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At Ford Motor Company, the commitment to energy efficiency and saving money now starts at the office computer.
Under a new program called PC Power Management, the power settings on Windows laptops and desktop computers are centrally controlled to reduce energy waste and optimize software updates. A managed shutdown of computer systems not in use, especially overnight and on weekends, further reduces energy use.
At the same time, the system ensures all computers connected to the Ford intranet are awake and able to receive software deliveries during off hours, decreasing downtime during working hours due to software loads.
The savings to the company on power cost alone is expected to top $1.2 million annually when the system is fully implemented. By reducing PC power consumption, Ford also stands to reduce its carbon footprint by an estimated 16,000 to 25,000 metric tons annually.
"In the past, as many as 60 percent of Ford's PC users haven't shut their PCs off at the end of the business day, resulting in wasted energy," said Keith Forte, Ford information technology project supervisor. "Going forward, we'll be able to manage PC power consumption more efficiently while minimizing interruptions during the working day as a result of software updates."
PC Power Management is being rolled out to Ford computer users across the U.S. this month. It will be migrated to Ford operations around the world later in the year.
The cost savings and reduced carbon footprint are obtained by developing "Power Profiles" for each PC in the company. With its power profile enabled, each PC monitors its usage patterns and determines when it can be turned off. If the user is working late, he or she will be alerted of the approaching power down and given the opportunity to delay it. In addition, the PC is able to detect when a Microsoft Office product is active and is able to save open documents before shutting down in case the user is not present.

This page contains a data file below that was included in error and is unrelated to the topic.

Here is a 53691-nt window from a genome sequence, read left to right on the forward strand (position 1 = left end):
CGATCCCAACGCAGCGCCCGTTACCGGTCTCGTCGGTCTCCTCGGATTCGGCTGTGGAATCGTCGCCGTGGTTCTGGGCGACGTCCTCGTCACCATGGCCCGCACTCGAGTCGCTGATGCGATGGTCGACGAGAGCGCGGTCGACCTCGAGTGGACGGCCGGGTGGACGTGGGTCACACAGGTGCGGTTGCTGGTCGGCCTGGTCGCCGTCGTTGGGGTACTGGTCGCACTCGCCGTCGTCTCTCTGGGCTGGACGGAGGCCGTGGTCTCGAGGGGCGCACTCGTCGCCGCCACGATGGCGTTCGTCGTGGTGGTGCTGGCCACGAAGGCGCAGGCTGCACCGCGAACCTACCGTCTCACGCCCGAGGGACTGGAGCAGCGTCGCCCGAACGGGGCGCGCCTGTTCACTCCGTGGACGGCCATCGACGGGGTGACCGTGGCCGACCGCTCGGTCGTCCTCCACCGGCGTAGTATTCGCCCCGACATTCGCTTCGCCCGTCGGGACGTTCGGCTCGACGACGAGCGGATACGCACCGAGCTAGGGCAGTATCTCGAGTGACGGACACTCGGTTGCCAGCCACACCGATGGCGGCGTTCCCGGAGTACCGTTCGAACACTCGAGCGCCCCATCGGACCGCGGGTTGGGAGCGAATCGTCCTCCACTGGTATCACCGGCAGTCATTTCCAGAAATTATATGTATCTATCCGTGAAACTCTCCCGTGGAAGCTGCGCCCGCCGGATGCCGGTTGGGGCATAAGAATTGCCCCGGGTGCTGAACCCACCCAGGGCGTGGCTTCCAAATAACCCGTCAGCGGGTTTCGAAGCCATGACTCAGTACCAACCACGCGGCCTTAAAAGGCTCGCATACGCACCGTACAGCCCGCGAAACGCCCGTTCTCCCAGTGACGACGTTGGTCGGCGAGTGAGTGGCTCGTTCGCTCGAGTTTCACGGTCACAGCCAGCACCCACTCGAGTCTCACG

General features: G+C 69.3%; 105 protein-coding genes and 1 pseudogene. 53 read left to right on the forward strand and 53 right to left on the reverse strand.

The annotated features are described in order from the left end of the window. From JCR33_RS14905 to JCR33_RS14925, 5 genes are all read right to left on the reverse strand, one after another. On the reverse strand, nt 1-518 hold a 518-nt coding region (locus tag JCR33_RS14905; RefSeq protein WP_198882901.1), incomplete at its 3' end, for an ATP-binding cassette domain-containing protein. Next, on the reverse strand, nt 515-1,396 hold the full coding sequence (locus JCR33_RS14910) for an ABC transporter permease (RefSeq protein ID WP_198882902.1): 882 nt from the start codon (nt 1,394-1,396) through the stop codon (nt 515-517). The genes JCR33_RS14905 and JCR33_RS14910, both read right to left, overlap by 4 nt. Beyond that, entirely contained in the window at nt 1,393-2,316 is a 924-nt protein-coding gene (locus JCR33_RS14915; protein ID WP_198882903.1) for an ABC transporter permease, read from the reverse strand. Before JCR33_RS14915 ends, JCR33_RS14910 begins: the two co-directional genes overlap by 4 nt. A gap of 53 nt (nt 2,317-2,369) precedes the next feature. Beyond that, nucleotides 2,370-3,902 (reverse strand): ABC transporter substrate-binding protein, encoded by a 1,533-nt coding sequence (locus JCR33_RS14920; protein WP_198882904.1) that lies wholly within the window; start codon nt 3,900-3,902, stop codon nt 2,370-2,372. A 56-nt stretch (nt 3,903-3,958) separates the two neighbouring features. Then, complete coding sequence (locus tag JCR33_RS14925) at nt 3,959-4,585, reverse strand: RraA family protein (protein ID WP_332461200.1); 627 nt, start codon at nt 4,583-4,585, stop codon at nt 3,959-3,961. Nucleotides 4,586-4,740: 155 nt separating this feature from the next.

Ford developed its PC Power Management system with NightWatchman software from 1E Inc. 1E research found that almost half of all employees who use computers at work typically do not power them down at the end of the working day. In the U.S. alone, more than $2.8 billion of PC power is being wasted every year, according to 1E.
Ford's actions to reduce the amount of energy used in all of its facilities, from manufacturing to office buildings have earned it the U.S. Environmental Protection Agency's coveted 2010 Energy Star Award for the fifth consecutive year. In 2008, Ford improved energy efficiency in the U.S. by 5 percent resulting in savings of approximately $16 million. Since 2000, Ford's U.S. facilities have improved energy efficiency by nearly 35 percent. That's equivalent to the annual energy consumed by more than 150,000 homes.
As part of the company's commitment to Energy Star, Ford urges its employees and customers to join the effort by reducing their personal energy use and cutting their CO2 footprints. Home energy use accounts for about 25 percent of the average American's carbon footprint. Individuals can help reduce that by pledging their support of the U.S. Environmental Protection Agency's "Change the World, Start with Energy Star" campaign.
The Energy Star Pledge includes small, individual energy-saving actions that collectively can make a difference. Among those recommendations from the EPA:
By working together, Ford believes both individuals and corporations can make a difference in reducing energy use.